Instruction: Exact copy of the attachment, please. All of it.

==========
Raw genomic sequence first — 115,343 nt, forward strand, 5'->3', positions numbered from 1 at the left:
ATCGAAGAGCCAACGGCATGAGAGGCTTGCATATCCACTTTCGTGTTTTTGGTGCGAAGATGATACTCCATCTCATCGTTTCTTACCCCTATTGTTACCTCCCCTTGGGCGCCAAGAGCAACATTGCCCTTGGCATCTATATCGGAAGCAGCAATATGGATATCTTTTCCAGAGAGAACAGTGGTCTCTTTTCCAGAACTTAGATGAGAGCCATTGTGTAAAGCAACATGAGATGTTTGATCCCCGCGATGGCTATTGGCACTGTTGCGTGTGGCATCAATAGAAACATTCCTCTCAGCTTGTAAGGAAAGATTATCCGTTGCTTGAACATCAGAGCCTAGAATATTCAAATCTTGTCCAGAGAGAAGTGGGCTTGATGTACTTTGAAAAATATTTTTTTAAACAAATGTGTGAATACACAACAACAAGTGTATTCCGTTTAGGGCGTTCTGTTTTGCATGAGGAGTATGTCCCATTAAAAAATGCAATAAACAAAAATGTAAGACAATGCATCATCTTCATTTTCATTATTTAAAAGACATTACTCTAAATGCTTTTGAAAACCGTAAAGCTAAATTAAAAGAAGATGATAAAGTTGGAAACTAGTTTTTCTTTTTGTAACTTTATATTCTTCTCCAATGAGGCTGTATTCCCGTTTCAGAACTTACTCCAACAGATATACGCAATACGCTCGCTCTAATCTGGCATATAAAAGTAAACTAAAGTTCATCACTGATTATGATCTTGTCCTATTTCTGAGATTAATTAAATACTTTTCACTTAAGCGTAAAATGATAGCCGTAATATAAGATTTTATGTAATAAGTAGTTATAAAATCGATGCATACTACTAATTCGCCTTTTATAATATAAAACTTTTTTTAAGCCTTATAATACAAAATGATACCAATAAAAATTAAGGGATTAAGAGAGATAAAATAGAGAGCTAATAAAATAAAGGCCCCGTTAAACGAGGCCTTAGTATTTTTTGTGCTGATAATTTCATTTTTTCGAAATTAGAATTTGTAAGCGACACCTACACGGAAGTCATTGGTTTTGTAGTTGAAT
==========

Raw genomic sequence first — 115,343 nt, forward strand, 5'->3', positions numbered from 1 at the left:
ATCGAAGAGCCAACGGCATGAGAGGCTTGCATATCCACTTTCGTGTTTTTGGTGCGAAGATGATACTCCATCTCATCGTTTCTTACCCCTATTGTTACCTCCCCTTGGGCGCCAAGAGCAACATTGCCCTTGGCATCTATATCGGAAGCAGCAATATGGATATCTTTTCCAGAGAGAACAGTGGTCTCTTTTCCAGAACTTAGATGAGAGCCATTGTGTAAAGCAACATGAGATGTTTGATCCCCGCGATGGCTATTGGCACTGTTGCGTGTGGCATCAATAGAAACATTCCTCTCAGCTTGTAAGGAAAGATTATCCGTTGCTTGAACATCAGAGCCTAGAATATTCAAATCTTGTCCAGAGAGAAGTGGGCTTGATGTACTTTGAAAAATATTTTTTTAAACAAATGTGTGAATACACAACAACAAGTGTATTCCGTTTAGGGCGTTCTGTTTTGCATGAGGAGTATGTCCCATTAAAAAATGCAATAAACAAAAATGTAAGACAATGCATCATCTTCATTTTCATTATTTAAAAGACATTACTCTAAATGCTTTTGAAAACCGTAAAGCTAAATTAAAAGAAGATGATAAAGTTGGAAACTAGTTTTTCTTTTTGTAACTTTATATTCTTCTCCAATGAGGCTGTATTCCCGTTTCAGAACTTACTCCAACAGATATACGCAATACGCTCGCTCTAATCTGGCATATAAAAGTAAACTAAAGTTCATCACTGATTATGATCTTGTCCTATTTCTGAGATTAATTAAATACTTTTCACTTAAGCGTAAAATGATAGCCGTAATATAAGATTTTATGTAATAAGTAGTTATAAAATCGATGCATACTACTAATTCGCCTTTTATAATATAAAACTTTTTTTAAGCCTTATAATACAAAATGATACCAATAAAAATTAAGGGATTAAGAGAGATAAAATAGAGAGCTAATAAAATAAAGGCCCCGTTAAACGAGGCCTTAGTATTTTTTGTGCTGATAATTTCATTTTTTCGAAATTAGAATTTGTAAGCGACACCTACACGGAAGTCATTGGTTTTGTAGTTGAAT